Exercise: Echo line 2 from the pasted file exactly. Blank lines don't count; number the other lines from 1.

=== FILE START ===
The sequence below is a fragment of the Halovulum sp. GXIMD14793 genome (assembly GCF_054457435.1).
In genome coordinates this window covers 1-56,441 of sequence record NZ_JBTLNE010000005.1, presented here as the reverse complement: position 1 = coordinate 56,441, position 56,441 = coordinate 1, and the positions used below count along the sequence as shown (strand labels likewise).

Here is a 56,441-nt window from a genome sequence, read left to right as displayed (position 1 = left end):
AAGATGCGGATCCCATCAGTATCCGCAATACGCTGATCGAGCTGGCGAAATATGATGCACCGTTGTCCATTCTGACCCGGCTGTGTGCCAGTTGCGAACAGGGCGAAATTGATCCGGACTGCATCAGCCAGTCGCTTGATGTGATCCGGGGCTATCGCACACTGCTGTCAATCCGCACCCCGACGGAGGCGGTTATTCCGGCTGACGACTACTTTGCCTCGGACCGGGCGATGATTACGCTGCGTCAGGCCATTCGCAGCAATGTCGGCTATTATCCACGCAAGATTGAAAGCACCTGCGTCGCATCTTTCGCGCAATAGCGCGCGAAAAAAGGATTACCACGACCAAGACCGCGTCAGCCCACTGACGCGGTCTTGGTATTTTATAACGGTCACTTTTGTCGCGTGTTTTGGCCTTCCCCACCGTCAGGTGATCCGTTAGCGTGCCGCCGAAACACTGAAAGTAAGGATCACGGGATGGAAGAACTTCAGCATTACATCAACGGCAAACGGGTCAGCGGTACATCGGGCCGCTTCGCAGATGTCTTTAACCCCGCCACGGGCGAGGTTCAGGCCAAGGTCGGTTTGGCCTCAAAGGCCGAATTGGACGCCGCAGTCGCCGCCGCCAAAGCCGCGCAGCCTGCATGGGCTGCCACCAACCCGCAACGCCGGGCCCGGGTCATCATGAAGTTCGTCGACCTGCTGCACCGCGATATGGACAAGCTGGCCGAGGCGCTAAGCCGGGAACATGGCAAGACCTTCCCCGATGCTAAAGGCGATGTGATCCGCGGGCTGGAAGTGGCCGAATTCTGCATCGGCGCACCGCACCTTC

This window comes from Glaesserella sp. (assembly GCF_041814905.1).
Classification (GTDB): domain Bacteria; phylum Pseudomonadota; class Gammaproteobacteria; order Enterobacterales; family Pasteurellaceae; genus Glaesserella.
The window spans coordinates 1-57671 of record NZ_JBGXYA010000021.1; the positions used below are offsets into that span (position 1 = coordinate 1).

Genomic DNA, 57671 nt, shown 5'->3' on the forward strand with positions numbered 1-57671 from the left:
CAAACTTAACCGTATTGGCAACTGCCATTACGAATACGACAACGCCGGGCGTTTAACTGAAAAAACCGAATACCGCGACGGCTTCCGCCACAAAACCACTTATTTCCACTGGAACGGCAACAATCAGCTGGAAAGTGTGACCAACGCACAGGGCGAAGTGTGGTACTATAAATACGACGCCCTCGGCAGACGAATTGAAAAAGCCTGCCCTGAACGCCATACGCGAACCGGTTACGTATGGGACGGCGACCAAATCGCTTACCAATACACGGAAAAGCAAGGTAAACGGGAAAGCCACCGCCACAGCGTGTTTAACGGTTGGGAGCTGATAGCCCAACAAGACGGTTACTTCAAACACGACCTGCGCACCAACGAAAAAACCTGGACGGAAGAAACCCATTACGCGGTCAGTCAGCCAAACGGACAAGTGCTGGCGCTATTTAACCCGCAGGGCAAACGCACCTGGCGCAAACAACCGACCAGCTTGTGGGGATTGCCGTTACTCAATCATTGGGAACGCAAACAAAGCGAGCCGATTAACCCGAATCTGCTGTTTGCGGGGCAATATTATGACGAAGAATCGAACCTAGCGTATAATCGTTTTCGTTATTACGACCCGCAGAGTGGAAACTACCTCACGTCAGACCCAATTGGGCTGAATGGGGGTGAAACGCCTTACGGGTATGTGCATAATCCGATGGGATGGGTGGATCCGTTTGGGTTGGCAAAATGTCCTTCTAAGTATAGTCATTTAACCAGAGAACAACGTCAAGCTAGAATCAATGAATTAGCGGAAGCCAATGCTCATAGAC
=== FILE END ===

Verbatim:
In genome coordinates this window covers 1-56,441 of sequence record NZ_JBTLNE010000005.1, presented here as the reverse complement: position 1 = coordinate 56,441, position 56,441 = coordinate 1, and the positions used below count along the sequence as shown (strand labels likewise).